Still more Wildlife.

30th July 2007. A much needed day off. The sun shone intermittently this morning, so after a leisurely morning we mounted our trusty bicycle and pedalled the short distance to the Harborne Nature Reserve. This consists of a portion of the Chad Valley on the border of Harborne and Edgbaston. It is steep-sided and so cannot be reclaimed for building land. This must be very irritating for property developers, as the area is a very desirable one. The benefit has, instead, fallen to local residents, who may take a stroll there every so often and watch the progress of the seasons, as Dame Nature ordains them. Here is a shot of one of the paths through the largely-wooded area.

The photo. was taken while the sun was in. The area of herbage to the right is as good as a hedge, and it was not long after the sun came out that we saw a few butterflies passing over it. A Small Copper (Lycaena phlaeas) settled at one time, but out of reach of the camera. It flew off and did not return. But now that we have become an expert at recognising the Gatekeeper butterfly – well, since yesterday anyway! – we could see one or two of those patrolling, and eventually one settled in a convenient place. Of course I know most of the butterflies that are easy to identify at a distance. Imagine the thrill I got when I saw my first Danaus plexippus, the Monarch butterfly, on the wing. There was no mistaking that! Perhaps I should add that this occurred in the United States and not here in England, where it an exceptional rarity!☺ But alas, I have never sorted out our common things like the Gatekeeper, the Meadow Brown, the Grayling, the Wall, &c. So now having firmly got the Gatekeeper in our heads, we must mount an expedition into the countryside and look for the others. Anyway, this Birmingham Gatekeeper had slightly different markings to the Gloucestershire – Oxfordshire one of yesterday, so we will put the two side by side for comparison.


The new one on the left, which is also a male, has a small ‘eye spot’ on each hindwind. These are virtually absent from the one on the right. Also it has two dots below & in line with the ‘eye spots’ on the forewing, while the one on the right seems to have only one. These differences are of course trivial. At least as far as I know, he added hastily. ☺ One other butterfly very common around here is the Speckled Wood (Parargra aegeria); indeed, they are to be found in my back garden and one actually flew into the living room yesterday morning. I was hoping one would turn up today, and sure enough, we were lucky! Lastly, here is Ragonycha fulva, the Soldier Beetle, browsing on Heracleum sphondylium, Hogweed. First we tentatively identified the plant from our reference book as Hogweed, then looked for the beetle. The entry for the beetle reads in part: “…often to be found on wild flowers, especially Hogweed and other umbellifers…” It is pleasant when two diagnostics retrospectively confirm each other!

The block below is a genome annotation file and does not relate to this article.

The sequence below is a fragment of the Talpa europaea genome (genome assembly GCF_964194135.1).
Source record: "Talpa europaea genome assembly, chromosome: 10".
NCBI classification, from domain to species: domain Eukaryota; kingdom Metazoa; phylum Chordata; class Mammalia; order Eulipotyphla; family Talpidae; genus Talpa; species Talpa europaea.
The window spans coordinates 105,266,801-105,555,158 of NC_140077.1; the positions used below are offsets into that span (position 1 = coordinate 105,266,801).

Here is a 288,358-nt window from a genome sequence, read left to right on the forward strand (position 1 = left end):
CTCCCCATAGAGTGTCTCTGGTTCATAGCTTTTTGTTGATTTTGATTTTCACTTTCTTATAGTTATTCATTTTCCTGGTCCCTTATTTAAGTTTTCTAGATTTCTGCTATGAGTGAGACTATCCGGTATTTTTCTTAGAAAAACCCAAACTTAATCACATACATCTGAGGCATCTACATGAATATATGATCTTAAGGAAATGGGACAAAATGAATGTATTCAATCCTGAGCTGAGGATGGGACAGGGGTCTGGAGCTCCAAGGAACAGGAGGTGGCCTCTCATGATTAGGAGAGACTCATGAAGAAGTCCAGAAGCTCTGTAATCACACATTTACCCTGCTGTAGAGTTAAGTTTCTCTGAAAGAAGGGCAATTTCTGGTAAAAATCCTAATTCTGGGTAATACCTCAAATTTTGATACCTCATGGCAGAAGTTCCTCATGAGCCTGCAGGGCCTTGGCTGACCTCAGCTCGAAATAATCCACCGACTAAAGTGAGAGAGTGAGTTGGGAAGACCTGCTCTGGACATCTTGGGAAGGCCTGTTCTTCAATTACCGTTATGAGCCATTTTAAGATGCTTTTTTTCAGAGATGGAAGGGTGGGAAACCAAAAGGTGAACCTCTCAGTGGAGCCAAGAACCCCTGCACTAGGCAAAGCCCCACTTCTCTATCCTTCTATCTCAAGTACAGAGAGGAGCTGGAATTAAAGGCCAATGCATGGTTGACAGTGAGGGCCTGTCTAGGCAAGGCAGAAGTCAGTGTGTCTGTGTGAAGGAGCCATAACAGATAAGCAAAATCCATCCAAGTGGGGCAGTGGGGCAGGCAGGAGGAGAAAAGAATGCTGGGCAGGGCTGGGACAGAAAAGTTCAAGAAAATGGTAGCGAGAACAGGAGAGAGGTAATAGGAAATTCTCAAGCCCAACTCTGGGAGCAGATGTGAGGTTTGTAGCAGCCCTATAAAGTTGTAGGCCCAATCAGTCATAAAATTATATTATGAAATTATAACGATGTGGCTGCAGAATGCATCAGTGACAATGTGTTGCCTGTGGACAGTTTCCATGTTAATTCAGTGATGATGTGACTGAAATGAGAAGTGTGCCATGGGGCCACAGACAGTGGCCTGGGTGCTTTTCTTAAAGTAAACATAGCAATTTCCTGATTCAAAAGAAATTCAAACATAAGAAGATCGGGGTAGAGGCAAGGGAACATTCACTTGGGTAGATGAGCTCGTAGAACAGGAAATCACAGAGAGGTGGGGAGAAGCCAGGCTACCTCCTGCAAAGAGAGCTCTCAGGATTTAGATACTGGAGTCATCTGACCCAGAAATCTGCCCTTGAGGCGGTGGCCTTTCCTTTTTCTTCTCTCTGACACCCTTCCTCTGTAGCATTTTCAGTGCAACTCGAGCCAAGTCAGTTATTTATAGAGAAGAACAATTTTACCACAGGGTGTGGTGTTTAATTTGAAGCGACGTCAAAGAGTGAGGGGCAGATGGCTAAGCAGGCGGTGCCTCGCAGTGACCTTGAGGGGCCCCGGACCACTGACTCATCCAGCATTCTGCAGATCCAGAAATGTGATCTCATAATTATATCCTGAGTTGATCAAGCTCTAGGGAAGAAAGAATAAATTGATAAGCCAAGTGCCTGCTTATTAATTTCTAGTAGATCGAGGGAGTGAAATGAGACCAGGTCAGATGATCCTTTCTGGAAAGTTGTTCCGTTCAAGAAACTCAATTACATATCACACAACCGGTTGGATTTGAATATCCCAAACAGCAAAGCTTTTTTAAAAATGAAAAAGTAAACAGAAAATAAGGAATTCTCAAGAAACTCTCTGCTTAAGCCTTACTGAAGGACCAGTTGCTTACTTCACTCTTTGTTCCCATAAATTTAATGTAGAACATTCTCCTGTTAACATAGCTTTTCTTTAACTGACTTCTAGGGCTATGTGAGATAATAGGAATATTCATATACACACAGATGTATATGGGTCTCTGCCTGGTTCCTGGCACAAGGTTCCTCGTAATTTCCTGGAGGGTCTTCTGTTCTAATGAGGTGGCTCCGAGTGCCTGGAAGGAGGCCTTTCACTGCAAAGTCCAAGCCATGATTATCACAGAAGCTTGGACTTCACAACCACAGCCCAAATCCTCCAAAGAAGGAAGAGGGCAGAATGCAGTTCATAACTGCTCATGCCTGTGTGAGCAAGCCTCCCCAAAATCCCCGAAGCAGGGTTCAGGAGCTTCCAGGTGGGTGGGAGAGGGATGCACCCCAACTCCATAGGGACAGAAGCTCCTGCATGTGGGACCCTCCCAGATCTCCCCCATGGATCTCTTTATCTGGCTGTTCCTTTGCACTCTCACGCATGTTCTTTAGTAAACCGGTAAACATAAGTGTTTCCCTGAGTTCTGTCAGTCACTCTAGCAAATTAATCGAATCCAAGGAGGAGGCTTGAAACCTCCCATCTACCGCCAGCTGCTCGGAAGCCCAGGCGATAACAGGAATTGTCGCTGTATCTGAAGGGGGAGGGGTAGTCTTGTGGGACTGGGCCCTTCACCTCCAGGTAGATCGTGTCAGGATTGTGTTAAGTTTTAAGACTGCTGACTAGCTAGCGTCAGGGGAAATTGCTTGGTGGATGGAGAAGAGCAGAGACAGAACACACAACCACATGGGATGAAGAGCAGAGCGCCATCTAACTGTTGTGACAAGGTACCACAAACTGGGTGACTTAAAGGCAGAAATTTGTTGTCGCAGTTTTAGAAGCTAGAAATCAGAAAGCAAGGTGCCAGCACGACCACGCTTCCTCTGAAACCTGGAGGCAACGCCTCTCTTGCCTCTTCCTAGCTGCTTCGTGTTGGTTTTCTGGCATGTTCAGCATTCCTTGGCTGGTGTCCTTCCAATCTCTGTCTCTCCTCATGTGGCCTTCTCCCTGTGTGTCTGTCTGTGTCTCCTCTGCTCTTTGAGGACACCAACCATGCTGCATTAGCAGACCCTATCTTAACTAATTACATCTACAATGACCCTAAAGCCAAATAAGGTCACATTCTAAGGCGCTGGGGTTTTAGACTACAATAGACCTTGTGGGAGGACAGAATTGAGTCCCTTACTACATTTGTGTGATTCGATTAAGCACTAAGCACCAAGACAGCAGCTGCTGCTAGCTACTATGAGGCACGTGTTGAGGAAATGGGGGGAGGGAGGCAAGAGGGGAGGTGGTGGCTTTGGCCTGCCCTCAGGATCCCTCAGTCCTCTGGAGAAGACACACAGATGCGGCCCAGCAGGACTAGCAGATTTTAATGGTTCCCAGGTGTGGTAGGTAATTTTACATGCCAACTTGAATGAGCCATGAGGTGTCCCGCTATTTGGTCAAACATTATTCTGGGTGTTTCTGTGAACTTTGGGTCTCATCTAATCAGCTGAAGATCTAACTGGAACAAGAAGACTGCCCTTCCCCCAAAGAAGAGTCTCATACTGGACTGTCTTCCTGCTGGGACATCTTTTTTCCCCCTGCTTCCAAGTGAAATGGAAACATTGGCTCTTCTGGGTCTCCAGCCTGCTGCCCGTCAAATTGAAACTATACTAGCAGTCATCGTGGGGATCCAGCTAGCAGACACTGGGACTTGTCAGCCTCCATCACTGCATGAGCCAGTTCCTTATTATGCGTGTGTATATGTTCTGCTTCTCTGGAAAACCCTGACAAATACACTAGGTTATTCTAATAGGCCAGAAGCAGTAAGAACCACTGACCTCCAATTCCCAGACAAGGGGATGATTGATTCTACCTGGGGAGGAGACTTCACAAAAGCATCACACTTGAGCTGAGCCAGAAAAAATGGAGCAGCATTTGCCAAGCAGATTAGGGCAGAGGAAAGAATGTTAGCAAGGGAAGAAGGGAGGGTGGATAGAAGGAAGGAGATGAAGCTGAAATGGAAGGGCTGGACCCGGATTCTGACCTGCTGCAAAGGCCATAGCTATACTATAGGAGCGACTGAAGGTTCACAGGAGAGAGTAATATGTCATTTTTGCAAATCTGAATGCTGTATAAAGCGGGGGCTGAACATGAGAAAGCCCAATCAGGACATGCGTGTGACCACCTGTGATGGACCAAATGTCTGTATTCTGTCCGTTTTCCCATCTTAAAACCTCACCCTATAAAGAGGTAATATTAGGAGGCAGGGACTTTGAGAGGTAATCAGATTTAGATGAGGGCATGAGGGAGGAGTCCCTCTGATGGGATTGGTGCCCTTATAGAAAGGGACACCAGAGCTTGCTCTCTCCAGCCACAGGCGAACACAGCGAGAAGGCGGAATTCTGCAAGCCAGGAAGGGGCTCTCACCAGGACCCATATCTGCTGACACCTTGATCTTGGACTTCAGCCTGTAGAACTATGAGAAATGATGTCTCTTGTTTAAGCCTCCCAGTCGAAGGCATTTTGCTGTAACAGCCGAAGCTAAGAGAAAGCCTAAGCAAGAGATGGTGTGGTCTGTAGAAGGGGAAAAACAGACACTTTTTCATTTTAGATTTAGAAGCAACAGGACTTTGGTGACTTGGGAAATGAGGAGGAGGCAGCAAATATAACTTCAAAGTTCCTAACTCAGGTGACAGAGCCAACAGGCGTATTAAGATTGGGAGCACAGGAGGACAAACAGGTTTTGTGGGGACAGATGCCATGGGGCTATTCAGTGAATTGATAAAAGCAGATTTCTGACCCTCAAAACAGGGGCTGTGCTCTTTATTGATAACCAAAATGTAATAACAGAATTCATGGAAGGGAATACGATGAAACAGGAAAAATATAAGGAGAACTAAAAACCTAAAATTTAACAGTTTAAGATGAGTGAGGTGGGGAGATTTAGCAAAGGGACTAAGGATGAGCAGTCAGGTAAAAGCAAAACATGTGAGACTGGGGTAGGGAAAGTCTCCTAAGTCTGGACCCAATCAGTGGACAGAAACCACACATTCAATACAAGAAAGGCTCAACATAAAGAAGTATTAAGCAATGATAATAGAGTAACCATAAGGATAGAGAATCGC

31st July 2007. Today we visited the Edgbaston reservoir. It was constructed in order to help maintain the level of water in the Birmingham canal system. We managed to shoot another Speckled Wood at rest with its wings vertical. Going off at a tangent, Edgbaston is of course prime Tolkein territory. That is J.R.R. Tolkein, author of ‘The Hobbit’ and ‘Lord of the Rings’. This other shot shows at right, the tower of the Waterworks, which is adjacent to the reservoir *, and at left, ‘Perrot’s Folly’, which was built in 1758 by landowner John Perrot. It is just under 100 feet (~30m) tall, and he is thought to have used it as an astronomical observatory. It is widely held that these inspired Tolkein’s ‘Two Towers’, and as he definitely incorporated many memories, impressions and characters from his life in his works of fiction, that explanation seems highly likely. The shot is taken looking south along the top of the dam, which is at the north-east corner of the reservoir.


* The canal reservoir was built by Telford in the 1820s. The Waterworks is ca.1870s. The only thing they have in common is that they are located at a high point, which is good for distributing water by gravity.